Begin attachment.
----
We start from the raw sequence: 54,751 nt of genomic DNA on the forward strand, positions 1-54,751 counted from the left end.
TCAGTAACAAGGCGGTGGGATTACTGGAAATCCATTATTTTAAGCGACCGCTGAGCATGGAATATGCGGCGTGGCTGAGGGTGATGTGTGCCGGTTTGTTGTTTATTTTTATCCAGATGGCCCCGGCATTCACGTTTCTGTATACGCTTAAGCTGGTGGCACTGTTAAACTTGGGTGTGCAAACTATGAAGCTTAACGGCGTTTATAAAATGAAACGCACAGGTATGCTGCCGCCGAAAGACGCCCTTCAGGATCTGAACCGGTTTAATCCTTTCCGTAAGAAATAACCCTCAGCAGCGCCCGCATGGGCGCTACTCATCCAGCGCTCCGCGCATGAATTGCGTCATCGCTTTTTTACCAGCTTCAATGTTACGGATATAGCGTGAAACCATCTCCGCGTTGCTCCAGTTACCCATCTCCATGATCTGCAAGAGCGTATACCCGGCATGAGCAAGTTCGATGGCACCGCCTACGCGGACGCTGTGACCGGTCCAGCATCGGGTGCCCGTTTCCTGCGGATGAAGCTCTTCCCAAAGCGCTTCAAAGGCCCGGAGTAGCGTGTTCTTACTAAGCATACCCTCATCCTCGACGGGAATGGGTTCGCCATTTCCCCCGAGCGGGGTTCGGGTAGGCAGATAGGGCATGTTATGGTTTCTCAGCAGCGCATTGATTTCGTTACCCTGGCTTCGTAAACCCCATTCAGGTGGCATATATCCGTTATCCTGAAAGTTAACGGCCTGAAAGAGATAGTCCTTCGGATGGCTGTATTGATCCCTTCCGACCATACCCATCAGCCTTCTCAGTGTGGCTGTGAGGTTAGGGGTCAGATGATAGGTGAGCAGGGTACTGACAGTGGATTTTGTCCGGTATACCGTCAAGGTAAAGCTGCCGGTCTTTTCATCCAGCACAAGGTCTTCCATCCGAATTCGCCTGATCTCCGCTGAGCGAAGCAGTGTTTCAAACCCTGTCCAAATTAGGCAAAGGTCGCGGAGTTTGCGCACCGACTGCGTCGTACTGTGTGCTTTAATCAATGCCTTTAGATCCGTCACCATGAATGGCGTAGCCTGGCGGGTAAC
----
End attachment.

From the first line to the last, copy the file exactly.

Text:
We start from the raw sequence: 54,751 nt of genomic DNA on the forward strand, positions 1-54,751 counted from the left end.
TCAGTAACAAGGCGGTGGGATTACTGGAAATCCATTATTTTAAGCGACCGCTGAGCATGGAATATGCGGCGTGGCTGAGGGTGATGTGTGCCGGTTTGTTGTTTATTTTTATCCAGATGGCCCCGGCATTCACGTTTCTGTATACGCTTAAGCTGGTGGCACTGTTAAACTTGGGTGTGCAAACTATGAAGCTTAACGGCGTTTATAAAATGAAACGCACAGGTATGCTGCCGCCGAAAGACGCCCTTCAGGATCTGAACCGGTTTAATCCTTTCCGTAAGAAATAACCCTCAGCAGCGCCCGCATGGGCGCTACTCATCCAGCGCTCCGCGCATGAATTGCGTCATCGCTTTTTTACCAGCTTCAATGTTACGGATATAGCGTGAAACCATCTCCGCGTTGCTCCAGTTACCCATCTCCATGATCTGCAAGAGCGTATACCCGGCATGAGCAAGTTCGATGGCACCGCCTACGCGGACGCTGTGACCGGTCCAGCATCGGGTGCCCGTTTCCTGCGGATGAAGCTCTTCCCAAAGCGCTTCAAAGGCCCGGAGTAGCGTGTTCTTACTAAGCATACCCTCATCCTCGACGGGAATGGGTTCGCCATTTCCCCCGAGCGGGGTTCGGGTAGGCAGATAGGGCATGTTATGGTTTCTCAGCAGCGCATTGATTTCGTTACCCTGGCTTCGTAAACCCCATTCAGGTGGCATATATCCGTTATCCTGAAAGTTAACGGCCTGAAAGAGATAGTCCTTCGGATGGCTGTATTGATCCCTTCCGACCATACCCATCAGCCTTCTCAGTGTGGCTGTGAGGTTAGGGGTCAGATGATAGGTGAGCAGGGTACTGACAGTGGATTTTGTCCGGTATACCGTCAAGGTAAAGCTGCCGGTCTTTTCATCCAGCACAAGGTCTTCCATCCGAATTCGCCTGATCTCCGCTGAGCGAAGCAGTGTTTCAAACCCTGTCCAAATTAGGCAAAGGTCGCGGAGTTTGCGCACCGACTGCGTCGTACTGTGTGCTTTAATCAATGCCTTTAGATCCGTCACCATGAATGGCGTAGCCTGGCGGGTAAC